Equipped with one of the largest beer gardens in the city, the venue shut its doors in March and stayed closed for nearly an entire year. During this time, their landlord was under contract with a real estate developer who wanted to buy Local 46’s property, as well as some adjacent lots. However, Local 46’s lease was about to expire and Gingerich felt that the development deal, coupled with the pandemic, created an ideal moment to rethink the business.
“Our original ten-year lease would have been expiring this year anyway,” she said. “The timing all lined up” to live out what she called Local 46’s “final season” before moving the entire operation from 4586 Tennyson Street to 3890 W 38th Avenue under a new name, Local 38.
While Local 46 has remained closed, her current landlord has allowed them to keep all of their equipment onsite and even approved them for a short-term lease, from April to October, to do a “popup reopening” for the summer.
Local 46 recently applied with the City for an outdoor cabaret license so they can do as many live performances as possible before moving into their new location in November. “That gives us a little more time to build out Local 38, which we are in the beginning process of permitting and planning and all of that,” said Gingerich. “We really want to recreate everything we had going at Local 46.”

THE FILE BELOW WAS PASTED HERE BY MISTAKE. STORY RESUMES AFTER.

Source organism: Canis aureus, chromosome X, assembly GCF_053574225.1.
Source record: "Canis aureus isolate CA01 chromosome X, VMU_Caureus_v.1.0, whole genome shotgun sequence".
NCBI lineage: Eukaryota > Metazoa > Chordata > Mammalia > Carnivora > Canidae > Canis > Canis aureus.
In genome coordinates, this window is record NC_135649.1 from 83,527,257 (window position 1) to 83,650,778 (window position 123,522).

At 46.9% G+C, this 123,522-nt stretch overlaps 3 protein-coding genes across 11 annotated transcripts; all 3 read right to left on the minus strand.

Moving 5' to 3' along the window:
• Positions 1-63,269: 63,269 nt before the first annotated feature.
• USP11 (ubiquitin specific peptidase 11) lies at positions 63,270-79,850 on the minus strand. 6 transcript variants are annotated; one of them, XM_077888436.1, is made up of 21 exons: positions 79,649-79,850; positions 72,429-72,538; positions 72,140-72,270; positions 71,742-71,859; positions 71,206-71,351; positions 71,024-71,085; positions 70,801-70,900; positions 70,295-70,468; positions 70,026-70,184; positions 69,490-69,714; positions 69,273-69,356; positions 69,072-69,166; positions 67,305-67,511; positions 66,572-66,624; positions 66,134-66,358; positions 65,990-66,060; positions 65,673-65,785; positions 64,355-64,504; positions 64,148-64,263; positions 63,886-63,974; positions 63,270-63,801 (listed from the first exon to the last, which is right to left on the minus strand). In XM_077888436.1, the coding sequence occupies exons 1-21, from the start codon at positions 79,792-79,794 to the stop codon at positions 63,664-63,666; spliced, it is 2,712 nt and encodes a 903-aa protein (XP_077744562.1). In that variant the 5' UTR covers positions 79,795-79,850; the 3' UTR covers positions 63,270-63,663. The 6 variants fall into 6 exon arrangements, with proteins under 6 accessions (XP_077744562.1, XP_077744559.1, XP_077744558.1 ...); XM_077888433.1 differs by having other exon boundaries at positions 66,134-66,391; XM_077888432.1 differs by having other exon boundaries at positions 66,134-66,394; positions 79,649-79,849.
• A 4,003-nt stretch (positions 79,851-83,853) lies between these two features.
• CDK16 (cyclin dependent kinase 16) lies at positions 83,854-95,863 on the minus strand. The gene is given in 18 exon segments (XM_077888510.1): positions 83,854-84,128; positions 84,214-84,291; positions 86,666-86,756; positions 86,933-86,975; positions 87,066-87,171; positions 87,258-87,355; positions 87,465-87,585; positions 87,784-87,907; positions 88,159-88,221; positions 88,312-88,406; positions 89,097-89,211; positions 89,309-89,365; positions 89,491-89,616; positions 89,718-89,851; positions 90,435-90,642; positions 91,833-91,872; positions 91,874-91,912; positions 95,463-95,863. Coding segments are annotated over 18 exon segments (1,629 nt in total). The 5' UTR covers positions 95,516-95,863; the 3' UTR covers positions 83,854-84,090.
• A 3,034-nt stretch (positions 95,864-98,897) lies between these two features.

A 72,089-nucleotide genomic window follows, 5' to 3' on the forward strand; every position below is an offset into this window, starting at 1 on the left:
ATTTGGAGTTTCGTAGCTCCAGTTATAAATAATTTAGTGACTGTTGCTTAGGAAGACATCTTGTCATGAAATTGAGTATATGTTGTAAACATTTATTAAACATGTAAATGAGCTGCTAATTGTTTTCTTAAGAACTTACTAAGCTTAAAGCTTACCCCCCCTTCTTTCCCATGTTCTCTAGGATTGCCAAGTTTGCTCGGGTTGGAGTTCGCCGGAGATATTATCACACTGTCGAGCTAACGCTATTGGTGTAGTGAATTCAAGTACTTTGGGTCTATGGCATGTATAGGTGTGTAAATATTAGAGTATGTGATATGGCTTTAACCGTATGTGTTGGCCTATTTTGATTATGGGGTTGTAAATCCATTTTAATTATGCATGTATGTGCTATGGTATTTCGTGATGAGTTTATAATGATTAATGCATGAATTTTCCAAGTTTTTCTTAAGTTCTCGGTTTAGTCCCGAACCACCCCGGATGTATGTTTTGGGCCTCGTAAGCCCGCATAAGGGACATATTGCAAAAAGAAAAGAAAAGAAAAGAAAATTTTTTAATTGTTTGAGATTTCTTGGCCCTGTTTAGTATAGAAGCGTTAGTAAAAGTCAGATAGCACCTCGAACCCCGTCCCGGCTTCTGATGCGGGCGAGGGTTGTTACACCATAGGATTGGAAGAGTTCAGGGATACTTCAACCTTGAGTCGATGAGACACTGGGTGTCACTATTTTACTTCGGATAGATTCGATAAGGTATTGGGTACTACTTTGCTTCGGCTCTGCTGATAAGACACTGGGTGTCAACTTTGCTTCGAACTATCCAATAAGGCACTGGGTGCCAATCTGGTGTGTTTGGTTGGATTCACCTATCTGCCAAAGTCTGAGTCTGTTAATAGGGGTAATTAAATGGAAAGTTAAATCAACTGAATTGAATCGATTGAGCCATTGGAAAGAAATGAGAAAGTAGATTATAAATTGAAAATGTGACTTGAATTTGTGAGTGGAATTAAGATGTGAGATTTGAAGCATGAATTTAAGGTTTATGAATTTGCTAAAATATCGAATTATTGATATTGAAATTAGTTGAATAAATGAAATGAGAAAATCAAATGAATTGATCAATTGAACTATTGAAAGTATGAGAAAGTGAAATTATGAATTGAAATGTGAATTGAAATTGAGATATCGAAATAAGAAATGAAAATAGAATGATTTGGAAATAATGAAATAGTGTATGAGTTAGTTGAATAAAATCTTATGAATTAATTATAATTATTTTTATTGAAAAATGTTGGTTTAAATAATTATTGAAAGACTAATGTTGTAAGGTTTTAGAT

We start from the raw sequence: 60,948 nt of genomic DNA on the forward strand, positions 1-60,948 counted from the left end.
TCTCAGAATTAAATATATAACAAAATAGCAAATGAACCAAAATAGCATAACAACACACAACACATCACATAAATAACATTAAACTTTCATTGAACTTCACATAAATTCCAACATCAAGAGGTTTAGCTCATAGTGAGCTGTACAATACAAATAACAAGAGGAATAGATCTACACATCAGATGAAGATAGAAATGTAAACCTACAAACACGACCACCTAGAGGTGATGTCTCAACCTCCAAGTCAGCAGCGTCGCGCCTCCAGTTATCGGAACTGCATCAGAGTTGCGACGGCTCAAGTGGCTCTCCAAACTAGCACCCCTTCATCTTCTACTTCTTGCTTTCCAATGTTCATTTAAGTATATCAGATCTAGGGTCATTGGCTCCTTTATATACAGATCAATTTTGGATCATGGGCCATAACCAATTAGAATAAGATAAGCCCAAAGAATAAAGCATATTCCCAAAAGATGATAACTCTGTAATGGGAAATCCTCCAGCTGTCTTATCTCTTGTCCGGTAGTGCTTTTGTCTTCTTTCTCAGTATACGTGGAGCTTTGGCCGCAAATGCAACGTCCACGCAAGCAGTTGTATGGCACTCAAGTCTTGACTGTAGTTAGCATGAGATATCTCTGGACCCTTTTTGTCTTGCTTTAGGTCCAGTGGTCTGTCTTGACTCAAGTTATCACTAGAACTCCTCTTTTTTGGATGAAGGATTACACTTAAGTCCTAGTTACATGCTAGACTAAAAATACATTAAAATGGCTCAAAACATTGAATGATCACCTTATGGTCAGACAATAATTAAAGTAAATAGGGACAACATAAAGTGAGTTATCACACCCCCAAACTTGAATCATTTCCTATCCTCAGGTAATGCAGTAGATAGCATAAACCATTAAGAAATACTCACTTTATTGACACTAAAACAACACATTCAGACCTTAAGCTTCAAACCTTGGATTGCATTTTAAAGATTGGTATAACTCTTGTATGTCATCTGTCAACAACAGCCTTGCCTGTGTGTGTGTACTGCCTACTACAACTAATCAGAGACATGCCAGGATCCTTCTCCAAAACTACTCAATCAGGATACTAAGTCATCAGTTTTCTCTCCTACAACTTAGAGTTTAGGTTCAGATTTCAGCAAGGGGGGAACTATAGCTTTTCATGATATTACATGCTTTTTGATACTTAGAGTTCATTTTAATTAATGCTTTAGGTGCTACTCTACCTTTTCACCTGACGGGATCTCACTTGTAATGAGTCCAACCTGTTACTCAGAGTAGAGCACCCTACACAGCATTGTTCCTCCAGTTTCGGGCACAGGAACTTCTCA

There will be some changes though. Unlike Local 46, Local 38 will not have any outdoor shows due to the conditions of the Board of Adjustment’s approval for the new build-out. Gingerich cited the City’s concern for the new venue’s residential neighbors. They will still have a beer garden, but no outdoor live music.
If everything goes according to plan, Gingerich plans on hosting five nights of live music at Local 38 starting this November. The indoor shows will be capped at 70 with current social distancing guidelines. In the meantime, Local 46 fans can enjoy the venue’s final outdoor shows all summer.
“I think that music will be back on a larger scale in the Fall […] but I think that even in the Summer you’ll see some shows come back under local guidelines,” said Brandy Sachen, the city director of Sofar Sounds, a popup concert community in Denver with a global presence.